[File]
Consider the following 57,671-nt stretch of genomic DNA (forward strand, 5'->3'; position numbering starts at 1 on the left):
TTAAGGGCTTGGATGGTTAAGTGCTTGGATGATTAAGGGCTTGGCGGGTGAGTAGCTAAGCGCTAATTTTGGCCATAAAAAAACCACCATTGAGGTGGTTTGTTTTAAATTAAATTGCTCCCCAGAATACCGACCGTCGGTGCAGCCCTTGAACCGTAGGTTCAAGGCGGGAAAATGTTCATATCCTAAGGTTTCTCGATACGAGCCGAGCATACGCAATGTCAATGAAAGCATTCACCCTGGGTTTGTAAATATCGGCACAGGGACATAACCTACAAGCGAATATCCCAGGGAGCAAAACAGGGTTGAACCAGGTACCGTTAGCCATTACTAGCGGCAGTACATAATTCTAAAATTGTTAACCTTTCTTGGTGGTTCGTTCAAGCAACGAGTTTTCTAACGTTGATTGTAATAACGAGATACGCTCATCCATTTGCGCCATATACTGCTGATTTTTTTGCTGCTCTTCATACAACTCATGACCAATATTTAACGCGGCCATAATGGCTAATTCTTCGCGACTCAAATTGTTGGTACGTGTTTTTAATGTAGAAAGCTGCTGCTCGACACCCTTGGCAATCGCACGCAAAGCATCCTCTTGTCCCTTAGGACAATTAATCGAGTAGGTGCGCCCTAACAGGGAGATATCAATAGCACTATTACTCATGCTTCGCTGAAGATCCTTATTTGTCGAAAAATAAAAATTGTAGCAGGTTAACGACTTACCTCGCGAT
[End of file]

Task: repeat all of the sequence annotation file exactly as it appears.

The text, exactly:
Consider the following 57,671-nt stretch of genomic DNA (forward strand, 5'->3'; position numbering starts at 1 on the left):
TTAAGGGCTTGGATGGTTAAGTGCTTGGATGATTAAGGGCTTGGCGGGTGAGTAGCTAAGCGCTAATTTTGGCCATAAAAAAACCACCATTGAGGTGGTTTGTTTTAAATTAAATTGCTCCCCAGAATACCGACCGTCGGTGCAGCCCTTGAACCGTAGGTTCAAGGCGGGAAAATGTTCATATCCTAAGGTTTCTCGATACGAGCCGAGCATACGCAATGTCAATGAAAGCATTCACCCTGGGTTTGTAAATATCGGCACAGGGACATAACCTACAAGCGAATATCCCAGGGAGCAAAACAGGGTTGAACCAGGTACCGTTAGCCATTACTAGCGGCAGTACATAATTCTAAAATTGTTAACCTTTCTTGGTGGTTCGTTCAAGCAACGAGTTTTCTAACGTTGATTGTAATAACGAGATACGCTCATCCATTTGCGCCATATACTGCTGATTTTTTTGCTGCTCTTCATACAACTCATGACCAATATTTAACGCGGCCATAATGGCTAATTCTTCGCGACTCAAATTGTTGGTACGTGTTTTTAATGTAGAAAGCTGCTGCTCGACACCCTTGGCAATCGCACGCAAAGCATCCTCTTGTCCCTTAGGACAATTAATCGAGTAGGTGCGCCCTAACAGGGAGATATCAATAGCACTATTACTCATGCTTCGCTGAAGATCCTTATTTGTCGAAAAATAAAAATTGTAGCAGGTTAACGACTTACCTCGCGAT